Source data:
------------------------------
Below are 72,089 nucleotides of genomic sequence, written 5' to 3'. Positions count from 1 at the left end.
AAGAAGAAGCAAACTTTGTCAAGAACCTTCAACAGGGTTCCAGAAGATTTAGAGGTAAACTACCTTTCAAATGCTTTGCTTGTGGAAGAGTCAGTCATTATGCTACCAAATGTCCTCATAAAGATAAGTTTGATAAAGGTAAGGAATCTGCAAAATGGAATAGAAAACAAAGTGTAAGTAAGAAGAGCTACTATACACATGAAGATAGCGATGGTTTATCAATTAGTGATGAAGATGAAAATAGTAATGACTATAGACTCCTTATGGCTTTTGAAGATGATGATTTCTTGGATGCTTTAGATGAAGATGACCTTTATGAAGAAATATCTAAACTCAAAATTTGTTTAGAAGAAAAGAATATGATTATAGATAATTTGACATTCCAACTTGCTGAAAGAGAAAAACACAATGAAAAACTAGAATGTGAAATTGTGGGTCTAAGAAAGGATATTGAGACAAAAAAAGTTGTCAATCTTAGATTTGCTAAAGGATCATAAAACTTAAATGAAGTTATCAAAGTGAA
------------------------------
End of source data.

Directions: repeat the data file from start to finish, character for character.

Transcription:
Below are 72,089 nucleotides of genomic sequence, written 5' to 3'. Positions count from 1 at the left end.
AAGAAGAAGCAAACTTTGTCAAGAACCTTCAACAGGGTTCCAGAAGATTTAGAGGTAAACTACCTTTCAAATGCTTTGCTTGTGGAAGAGTCAGTCATTATGCTACCAAATGTCCTCATAAAGATAAGTTTGATAAAGGTAAGGAATCTGCAAAATGGAATAGAAAACAAAGTGTAAGTAAGAAGAGCTACTATACACATGAAGATAGCGATGGTTTATCAATTAGTGATGAAGATGAAAATAGTAATGACTATAGACTCCTTATGGCTTTTGAAGATGATGATTTCTTGGATGCTTTAGATGAAGATGACCTTTATGAAGAAATATCTAAACTCAAAATTTGTTTAGAAGAAAAGAATATGATTATAGATAATTTGACATTCCAACTTGCTGAAAGAGAAAAACACAATGAAAAACTAGAATGTGAAATTGTGGGTCTAAGAAAGGATATTGAGACAAAAAAAGTTGTCAATCTTAGATTTGCTAAAGGATCATAAAACTTAAATGAAGTTATCAAAGTGAA